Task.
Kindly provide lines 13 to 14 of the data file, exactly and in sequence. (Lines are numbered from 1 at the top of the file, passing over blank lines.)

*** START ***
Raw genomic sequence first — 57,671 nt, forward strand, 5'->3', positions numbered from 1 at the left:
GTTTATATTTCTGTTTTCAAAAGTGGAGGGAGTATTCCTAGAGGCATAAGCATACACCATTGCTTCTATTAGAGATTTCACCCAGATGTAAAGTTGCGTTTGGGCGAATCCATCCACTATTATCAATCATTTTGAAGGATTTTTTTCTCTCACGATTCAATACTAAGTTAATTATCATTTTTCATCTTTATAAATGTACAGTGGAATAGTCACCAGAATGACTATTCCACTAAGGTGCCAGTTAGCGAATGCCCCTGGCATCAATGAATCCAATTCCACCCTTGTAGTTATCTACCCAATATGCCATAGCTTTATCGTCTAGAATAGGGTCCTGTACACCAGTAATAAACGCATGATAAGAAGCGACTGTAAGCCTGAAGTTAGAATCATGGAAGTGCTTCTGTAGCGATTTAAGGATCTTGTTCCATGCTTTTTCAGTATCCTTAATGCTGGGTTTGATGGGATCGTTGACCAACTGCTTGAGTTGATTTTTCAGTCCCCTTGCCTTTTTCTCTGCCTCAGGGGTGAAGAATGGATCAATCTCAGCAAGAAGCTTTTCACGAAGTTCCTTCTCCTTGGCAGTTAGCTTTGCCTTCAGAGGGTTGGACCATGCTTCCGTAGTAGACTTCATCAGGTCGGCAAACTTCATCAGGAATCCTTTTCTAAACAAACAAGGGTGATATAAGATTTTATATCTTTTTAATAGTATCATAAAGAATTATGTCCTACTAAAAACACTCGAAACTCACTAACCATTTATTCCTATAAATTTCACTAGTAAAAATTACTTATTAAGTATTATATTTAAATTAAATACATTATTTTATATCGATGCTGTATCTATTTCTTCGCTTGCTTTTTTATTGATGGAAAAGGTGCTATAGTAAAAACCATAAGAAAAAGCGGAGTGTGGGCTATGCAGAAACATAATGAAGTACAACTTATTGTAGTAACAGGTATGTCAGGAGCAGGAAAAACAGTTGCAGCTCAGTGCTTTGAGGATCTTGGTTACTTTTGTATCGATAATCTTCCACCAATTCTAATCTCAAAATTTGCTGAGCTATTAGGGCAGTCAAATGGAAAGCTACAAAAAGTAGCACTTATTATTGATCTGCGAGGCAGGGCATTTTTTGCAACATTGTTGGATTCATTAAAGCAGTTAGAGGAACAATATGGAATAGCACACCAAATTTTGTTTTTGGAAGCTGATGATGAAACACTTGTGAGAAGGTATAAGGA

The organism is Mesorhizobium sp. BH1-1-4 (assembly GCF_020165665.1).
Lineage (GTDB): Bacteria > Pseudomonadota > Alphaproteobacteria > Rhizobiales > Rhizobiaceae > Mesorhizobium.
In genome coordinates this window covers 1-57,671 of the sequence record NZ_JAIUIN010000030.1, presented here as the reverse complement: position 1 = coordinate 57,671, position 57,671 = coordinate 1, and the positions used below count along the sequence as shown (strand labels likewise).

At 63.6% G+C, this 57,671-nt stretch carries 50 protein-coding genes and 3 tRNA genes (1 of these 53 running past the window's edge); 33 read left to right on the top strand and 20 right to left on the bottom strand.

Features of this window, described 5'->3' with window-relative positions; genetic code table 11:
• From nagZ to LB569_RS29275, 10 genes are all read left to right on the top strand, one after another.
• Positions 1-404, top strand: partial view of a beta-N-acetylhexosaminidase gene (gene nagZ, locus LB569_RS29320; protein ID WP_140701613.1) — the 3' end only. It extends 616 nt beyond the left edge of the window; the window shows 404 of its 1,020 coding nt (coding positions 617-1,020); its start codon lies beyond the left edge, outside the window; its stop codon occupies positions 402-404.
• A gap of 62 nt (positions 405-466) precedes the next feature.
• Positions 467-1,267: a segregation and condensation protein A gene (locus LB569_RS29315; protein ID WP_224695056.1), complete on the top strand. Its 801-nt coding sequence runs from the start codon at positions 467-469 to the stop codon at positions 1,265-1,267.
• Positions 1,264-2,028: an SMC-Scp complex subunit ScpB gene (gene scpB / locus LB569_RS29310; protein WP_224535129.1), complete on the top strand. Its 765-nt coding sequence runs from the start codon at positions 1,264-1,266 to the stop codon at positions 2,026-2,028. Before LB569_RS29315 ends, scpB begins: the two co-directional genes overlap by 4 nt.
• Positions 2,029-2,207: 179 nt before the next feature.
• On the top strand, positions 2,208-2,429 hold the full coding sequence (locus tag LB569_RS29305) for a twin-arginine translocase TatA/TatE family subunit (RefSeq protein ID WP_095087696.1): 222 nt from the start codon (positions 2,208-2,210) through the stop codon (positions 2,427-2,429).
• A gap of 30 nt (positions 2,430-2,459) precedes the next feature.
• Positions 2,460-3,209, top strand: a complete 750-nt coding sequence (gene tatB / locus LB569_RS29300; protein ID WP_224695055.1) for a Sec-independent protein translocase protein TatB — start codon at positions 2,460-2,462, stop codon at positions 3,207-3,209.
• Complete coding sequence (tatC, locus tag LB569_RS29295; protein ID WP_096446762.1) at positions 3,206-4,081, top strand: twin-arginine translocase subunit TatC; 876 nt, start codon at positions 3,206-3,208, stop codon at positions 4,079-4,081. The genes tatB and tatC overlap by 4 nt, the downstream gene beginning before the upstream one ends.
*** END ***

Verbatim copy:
• Positions 2,029-2,207: 179 nt before the next feature.
• On the top strand, positions 2,208-2,429 hold the full coding sequence (locus tag LB569_RS29305) for a twin-arginine translocase TatA/TatE family subunit (RefSeq protein ID WP_095087696.1): 222 nt from the start codon (positions 2,208-2,210) through the stop codon (positions 2,427-2,429).